It is part of the trend that if you are in grain farming get big or die. Note that also vegetable and fruit don't get any subsidies, except peanuts, it is really corn wheat and soybeans and sugar that get the subsidy. The last several bills have tried to move some subsidies to fruits and vegetables but the powers that be objected.

 
At 7/13/2010 5:46 PM, Blogger Benjamin said...

What a bunch of catamites the Republican Party has become, servicing every "big" farmer in the country.

 
At 7/13/2010 6:08 PM, Blogger Paul said...

"What a bunch of catamites the Republican Party has become, servicing every "big" farmer in the country."

Except all the ones in Democrat districts. Guess that apology won't soon be forthcoming.

 
At 7/13/2010 10:08 PM, Blogger pkd said...

To make it fair, I suggest we give subsidies to all farmers.

 
At 7/14/2010 9:24 AM, Anonymous Anonymous said...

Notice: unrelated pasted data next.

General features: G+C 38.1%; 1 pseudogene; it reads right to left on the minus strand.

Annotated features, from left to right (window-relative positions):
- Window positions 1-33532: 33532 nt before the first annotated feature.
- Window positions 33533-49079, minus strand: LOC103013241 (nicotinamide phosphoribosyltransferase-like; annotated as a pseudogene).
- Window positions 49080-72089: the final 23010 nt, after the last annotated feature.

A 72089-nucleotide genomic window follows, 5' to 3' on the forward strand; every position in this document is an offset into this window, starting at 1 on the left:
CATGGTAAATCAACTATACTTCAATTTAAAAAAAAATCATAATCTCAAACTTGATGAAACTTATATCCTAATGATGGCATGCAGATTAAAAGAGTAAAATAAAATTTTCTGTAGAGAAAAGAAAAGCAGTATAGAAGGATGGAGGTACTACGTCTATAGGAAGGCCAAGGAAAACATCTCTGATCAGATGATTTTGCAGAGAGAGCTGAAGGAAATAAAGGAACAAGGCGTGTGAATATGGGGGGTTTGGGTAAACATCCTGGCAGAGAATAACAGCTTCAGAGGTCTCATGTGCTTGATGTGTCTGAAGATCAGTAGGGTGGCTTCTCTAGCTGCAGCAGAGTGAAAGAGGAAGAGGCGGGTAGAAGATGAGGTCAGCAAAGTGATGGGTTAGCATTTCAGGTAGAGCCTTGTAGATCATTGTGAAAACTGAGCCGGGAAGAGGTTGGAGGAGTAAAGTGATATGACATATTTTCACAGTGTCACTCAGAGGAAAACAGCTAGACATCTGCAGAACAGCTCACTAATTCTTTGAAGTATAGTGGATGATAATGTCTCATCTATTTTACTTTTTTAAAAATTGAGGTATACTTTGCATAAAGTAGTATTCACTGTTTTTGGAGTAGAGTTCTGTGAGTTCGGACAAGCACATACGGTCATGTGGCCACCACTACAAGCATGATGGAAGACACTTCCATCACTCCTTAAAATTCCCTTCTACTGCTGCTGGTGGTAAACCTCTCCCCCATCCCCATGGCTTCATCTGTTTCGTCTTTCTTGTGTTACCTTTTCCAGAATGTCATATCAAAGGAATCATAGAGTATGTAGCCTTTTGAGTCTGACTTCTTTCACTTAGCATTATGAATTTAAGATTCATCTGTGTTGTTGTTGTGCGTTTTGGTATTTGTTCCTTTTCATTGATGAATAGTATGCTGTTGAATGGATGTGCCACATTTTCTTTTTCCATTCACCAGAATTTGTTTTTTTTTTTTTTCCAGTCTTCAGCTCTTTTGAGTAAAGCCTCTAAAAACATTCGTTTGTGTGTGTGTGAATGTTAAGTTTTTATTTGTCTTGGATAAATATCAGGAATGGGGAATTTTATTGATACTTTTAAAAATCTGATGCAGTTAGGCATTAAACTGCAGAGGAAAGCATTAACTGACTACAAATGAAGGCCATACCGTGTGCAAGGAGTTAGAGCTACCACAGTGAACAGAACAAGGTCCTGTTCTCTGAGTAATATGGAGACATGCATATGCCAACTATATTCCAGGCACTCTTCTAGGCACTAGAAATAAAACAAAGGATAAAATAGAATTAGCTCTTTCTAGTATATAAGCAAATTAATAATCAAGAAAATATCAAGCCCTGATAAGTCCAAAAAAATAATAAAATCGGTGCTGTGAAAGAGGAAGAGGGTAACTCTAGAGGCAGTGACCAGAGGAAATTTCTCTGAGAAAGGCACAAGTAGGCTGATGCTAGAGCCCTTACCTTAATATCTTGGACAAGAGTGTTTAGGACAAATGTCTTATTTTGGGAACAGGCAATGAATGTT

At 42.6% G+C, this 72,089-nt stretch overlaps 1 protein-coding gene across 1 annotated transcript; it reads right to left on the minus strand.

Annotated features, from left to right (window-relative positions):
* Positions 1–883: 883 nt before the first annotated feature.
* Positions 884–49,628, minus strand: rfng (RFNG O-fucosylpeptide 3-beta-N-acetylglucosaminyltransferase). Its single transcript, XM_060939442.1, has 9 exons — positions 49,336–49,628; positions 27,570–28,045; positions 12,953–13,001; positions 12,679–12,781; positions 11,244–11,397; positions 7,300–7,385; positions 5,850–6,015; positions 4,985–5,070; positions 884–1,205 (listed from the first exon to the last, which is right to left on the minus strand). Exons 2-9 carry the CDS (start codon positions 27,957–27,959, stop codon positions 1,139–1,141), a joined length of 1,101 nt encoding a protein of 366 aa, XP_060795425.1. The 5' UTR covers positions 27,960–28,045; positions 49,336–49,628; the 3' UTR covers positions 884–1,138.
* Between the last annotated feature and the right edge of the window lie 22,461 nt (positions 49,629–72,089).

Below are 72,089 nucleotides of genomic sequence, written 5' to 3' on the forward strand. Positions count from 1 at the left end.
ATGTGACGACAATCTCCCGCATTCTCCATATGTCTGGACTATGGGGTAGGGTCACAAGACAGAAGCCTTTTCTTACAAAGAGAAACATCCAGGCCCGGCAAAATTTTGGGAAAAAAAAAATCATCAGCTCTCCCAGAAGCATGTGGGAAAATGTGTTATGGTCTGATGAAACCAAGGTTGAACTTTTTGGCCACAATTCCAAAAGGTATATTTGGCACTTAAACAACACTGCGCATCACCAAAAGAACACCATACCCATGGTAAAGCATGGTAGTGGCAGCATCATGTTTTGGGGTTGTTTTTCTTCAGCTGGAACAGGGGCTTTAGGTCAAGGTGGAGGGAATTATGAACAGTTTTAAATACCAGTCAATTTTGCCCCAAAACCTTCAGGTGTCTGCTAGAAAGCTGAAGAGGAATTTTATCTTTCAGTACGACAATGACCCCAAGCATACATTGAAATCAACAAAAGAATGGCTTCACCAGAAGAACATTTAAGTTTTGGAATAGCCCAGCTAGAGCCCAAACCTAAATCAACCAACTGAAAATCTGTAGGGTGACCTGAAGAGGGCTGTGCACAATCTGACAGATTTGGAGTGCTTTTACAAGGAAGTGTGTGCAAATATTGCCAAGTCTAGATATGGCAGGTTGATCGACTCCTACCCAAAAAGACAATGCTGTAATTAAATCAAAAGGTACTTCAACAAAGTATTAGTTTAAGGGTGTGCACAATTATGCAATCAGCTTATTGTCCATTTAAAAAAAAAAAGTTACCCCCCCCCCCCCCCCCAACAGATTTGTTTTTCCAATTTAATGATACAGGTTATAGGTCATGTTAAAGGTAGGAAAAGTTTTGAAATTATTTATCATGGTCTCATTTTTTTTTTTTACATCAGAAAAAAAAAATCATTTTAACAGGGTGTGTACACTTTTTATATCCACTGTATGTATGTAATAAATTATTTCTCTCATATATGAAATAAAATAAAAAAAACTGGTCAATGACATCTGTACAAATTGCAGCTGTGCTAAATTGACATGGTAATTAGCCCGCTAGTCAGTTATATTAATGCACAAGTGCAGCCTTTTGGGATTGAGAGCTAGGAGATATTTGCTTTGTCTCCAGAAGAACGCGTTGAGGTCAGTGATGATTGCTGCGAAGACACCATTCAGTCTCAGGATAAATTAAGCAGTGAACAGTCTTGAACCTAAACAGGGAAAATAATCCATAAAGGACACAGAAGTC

But not too many people seem to get very upset about the fact that "farm subsidy inequality" is even greater, ...

=================================

I've complained about that for years. In my county just ten (of the largest) farms get 90% of all the subsidy money given out in this county.

One of them is a free-market Republican environmentalist who gets $80,000 in subsidies, and who will be glad to tell you how profitable farming is and how his operation proves the need to "save" more farms.

From the government side it is easier to write ten big checks than a hundred smaller ones.

From the applicant side, the larger farms are more likely to have the time and maybe professional help to chase down and apply for the subsdies and other programs (not everything is direct crop subsidies). Larger farms also have larger crops and qualify for larger subsidies.

There is also a market protection aspect to this. In order to qualify for a subsidy you must first be in the business and have a five year history of raising (corn, soybeans, cotton, peanuts, wheat). Which means that basically you will be losing your shirt for five years - just to be able to apply to get on the list. You may be on the list for decades because the big farms get paid first and there isn't enough money to subsidize everyone.